Mytheresa executives at the new york stock exchange virtually

Mytheresa came into the market with a big price hike, but still managed to post double-digit gains in its introduction. 

The Munich-based firm luxury e-commerce merchant priced its initial public offering at $26 a share — well above the $16 to $18 initially envisioned — and then saw its stock rise 26.2 percent above that elevated price to $32.82 in midday trading Thursday. 

That left the company with a market capitalization of $2.9 billion, trading under the ticker MYTE on the New York Stock Exchange. 

IPOs are a two-step process. Mytheresa and its backer — private equity company Ares Management — first sold a combined 15.6 million shares to big institutional investors at $26 a share. Those investors then turned around and started selling shares on the open market, where the stock rose further. 

Mytheresa made $354.8 million and plans to use much of that money to pay back a loan from Ares, which also sold $52 million worth of stock in the offering. 

Even though the coronavirus pandemic still has the world on its back — with over 400,000 dead in the U.S. alone — and the economy is in shambles, times are good on Wall Street. In part that’s because Washington has pumped trillions of dollars into the economy to help see it to the other side. 

While many companies and people have fallen through the gaps — 900,000 people filed for first-time unemployment claims last week, according to the Labor Department — the luxury set that Mytheresa caters to has largely been able to hunker down at home and funnel more spending dollars into e-commerce. 

Mytheresa’s adjusted income during the year ended June 30 rose 22.2 percent to 19.3 million euros as sales advanced 18.6 percent to 449 million euros.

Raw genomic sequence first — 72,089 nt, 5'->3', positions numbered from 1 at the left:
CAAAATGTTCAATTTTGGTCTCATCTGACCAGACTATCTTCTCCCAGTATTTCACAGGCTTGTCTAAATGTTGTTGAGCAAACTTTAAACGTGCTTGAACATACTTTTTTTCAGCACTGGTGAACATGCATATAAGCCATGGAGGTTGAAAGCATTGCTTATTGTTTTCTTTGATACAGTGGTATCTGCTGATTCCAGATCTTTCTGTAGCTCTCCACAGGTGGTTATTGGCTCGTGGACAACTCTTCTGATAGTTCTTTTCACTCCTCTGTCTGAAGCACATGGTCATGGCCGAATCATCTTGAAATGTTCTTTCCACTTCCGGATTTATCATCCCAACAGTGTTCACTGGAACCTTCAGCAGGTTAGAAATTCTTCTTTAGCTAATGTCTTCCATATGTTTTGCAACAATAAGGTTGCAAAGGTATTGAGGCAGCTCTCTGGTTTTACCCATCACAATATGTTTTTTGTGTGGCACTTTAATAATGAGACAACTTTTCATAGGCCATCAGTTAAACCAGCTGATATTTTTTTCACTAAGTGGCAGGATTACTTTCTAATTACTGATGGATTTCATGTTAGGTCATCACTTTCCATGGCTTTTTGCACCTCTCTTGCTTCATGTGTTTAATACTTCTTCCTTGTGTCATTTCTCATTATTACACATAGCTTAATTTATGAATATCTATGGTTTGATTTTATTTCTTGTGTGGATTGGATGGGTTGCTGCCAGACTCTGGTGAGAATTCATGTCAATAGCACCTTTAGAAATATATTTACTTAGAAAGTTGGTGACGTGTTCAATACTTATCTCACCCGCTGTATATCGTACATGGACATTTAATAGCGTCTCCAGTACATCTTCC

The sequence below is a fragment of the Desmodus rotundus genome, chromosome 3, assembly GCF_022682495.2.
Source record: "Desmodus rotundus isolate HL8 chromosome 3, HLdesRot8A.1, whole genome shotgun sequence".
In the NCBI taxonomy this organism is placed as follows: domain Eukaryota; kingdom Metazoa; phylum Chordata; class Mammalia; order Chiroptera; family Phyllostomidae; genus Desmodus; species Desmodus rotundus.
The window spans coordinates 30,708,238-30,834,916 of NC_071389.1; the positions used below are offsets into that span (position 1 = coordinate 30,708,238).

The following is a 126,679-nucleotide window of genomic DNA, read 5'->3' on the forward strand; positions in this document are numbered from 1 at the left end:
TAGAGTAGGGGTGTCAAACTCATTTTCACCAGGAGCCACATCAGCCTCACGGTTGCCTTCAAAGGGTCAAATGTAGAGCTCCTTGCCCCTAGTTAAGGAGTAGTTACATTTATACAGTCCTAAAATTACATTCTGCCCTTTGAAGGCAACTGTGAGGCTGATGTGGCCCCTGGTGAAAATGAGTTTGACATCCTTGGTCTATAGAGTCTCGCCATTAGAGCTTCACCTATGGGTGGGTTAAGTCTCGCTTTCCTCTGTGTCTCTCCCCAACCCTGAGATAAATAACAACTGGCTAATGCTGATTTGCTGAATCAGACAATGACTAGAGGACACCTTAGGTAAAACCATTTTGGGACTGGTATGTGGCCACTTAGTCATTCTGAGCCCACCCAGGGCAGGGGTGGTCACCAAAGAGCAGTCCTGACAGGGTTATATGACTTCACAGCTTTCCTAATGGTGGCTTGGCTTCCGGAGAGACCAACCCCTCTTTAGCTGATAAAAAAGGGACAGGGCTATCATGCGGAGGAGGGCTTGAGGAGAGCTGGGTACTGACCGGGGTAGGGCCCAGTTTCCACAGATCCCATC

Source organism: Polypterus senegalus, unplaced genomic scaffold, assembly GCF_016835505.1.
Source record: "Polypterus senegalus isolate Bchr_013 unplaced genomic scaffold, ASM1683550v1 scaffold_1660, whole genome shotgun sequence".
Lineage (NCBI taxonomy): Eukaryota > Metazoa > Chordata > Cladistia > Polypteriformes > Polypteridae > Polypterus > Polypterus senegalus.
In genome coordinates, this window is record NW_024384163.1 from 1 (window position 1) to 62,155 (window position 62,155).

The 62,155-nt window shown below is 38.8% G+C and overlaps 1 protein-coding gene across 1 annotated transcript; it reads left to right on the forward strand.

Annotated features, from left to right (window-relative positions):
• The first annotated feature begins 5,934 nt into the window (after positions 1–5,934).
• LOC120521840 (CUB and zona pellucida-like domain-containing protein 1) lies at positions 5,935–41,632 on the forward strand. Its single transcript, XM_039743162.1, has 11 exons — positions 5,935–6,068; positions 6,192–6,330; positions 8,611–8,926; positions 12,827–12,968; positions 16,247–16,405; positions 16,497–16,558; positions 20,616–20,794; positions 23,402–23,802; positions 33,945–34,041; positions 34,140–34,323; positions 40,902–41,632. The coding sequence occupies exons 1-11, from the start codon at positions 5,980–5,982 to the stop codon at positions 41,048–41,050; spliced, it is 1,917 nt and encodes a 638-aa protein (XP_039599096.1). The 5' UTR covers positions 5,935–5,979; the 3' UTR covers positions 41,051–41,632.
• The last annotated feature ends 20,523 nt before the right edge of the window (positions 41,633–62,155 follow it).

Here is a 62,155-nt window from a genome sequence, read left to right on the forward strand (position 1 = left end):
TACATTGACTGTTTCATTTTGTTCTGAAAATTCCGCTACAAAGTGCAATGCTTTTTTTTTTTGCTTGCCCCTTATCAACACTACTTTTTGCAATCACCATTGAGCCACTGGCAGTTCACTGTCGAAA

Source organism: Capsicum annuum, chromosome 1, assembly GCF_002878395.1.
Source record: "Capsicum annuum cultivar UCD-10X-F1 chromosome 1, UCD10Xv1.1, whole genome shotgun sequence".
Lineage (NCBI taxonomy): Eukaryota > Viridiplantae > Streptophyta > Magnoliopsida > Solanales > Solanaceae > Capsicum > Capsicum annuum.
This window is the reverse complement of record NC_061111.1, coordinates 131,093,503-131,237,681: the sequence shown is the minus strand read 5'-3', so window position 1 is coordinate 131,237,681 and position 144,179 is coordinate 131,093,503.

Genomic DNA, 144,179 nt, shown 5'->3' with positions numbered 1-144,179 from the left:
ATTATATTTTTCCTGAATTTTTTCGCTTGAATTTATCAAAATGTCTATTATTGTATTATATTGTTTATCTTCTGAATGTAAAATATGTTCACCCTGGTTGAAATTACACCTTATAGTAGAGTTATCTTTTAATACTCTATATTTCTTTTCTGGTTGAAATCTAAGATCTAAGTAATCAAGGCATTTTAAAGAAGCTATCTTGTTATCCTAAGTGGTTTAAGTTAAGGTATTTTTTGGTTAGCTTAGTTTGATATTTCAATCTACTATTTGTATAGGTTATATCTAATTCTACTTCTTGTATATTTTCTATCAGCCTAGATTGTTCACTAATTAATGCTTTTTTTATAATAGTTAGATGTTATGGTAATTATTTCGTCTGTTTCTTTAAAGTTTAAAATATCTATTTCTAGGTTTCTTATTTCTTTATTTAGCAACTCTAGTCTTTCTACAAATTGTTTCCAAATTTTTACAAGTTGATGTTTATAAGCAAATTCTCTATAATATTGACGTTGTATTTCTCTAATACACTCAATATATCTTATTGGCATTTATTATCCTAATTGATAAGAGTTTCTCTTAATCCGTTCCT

The website has taken an unusual path to Wall Street. 

Ares and its partner, the Canada Pension Plan Investment Board, bought Neiman Marcus Group for $6 billion in 2013 with big dreams of building the tony merchant. Part of that was the 2014 acquisition of Mytheresa. 

But Neiman Marcus struggled to pay off the debt that came from its own buyout and took center stage. As the business suffered, the much smaller, but growing Mytheresa was carved out in a way that had debtholders crying foul and claiming the private equity company was taking their collateral. 

That came to a head after the coronavirus lockdowns sent Neiman Marcus tumbling into bankruptcy. 

The resulting scramble to grab Mytheresa saw hedge fund Marble Ridge closed and its managing partner, Dan Kamensky, charged with securities fraud, extortion, wire fraud and obstruction of justice. 

That drama over, Ares eventually settled with other lenders in the process, securing control of the business and setting it up for Thursday’s IPO. 

Now Mytheresa is worth nearly half of what Neiman Marcus was when Ares bought in.

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